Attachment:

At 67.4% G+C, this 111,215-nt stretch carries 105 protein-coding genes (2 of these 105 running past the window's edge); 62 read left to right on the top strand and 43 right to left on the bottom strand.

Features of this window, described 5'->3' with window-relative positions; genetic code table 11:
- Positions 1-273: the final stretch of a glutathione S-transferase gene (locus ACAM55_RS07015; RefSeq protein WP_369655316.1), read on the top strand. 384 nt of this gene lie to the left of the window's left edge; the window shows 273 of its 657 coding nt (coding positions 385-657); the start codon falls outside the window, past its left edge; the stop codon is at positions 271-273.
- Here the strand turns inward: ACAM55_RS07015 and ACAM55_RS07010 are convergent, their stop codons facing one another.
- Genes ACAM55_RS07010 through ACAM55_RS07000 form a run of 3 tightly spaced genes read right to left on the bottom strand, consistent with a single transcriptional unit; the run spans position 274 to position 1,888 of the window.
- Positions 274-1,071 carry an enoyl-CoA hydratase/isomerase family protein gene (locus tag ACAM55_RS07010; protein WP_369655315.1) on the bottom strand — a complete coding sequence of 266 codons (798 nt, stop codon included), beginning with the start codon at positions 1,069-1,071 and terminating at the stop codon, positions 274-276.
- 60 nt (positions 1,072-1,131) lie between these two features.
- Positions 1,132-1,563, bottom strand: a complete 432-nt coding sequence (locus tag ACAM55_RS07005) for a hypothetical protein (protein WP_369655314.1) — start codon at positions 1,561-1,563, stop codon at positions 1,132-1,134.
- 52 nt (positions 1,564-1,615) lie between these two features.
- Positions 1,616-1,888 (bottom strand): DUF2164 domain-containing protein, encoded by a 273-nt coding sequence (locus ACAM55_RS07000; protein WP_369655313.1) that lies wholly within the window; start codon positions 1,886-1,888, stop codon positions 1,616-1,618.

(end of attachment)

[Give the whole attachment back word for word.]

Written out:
At 67.4% G+C, this 111,215-nt stretch carries 105 protein-coding genes (2 of these 105 running past the window's edge); 62 read left to right on the top strand and 43 right to left on the bottom strand.

Features of this window, described 5'->3' with window-relative positions; genetic code table 11:
- Positions 1-273: the final stretch of a glutathione S-transferase gene (locus ACAM55_RS07015; RefSeq protein WP_369655316.1), read on the top strand. 384 nt of this gene lie to the left of the window's left edge; the window shows 273 of its 657 coding nt (coding positions 385-657); the start codon falls outside the window, past its left edge; the stop codon is at positions 271-273.
- Here the strand turns inward: ACAM55_RS07015 and ACAM55_RS07010 are convergent, their stop codons facing one another.
- Genes ACAM55_RS07010 through ACAM55_RS07000 form a run of 3 tightly spaced genes read right to left on the bottom strand, consistent with a single transcriptional unit; the run spans position 274 to position 1,888 of the window.
- Positions 274-1,071 carry an enoyl-CoA hydratase/isomerase family protein gene (locus tag ACAM55_RS07010; protein WP_369655315.1) on the bottom strand — a complete coding sequence of 266 codons (798 nt, stop codon included), beginning with the start codon at positions 1,069-1,071 and terminating at the stop codon, positions 274-276.
- 60 nt (positions 1,072-1,131) lie between these two features.
- Positions 1,132-1,563, bottom strand: a complete 432-nt coding sequence (locus tag ACAM55_RS07005) for a hypothetical protein (protein WP_369655314.1) — start codon at positions 1,561-1,563, stop codon at positions 1,132-1,134.
- 52 nt (positions 1,564-1,615) lie between these two features.
- Positions 1,616-1,888 (bottom strand): DUF2164 domain-containing protein, encoded by a 273-nt coding sequence (locus ACAM55_RS07000; protein WP_369655313.1) that lies wholly within the window; start codon positions 1,886-1,888, stop codon positions 1,616-1,618.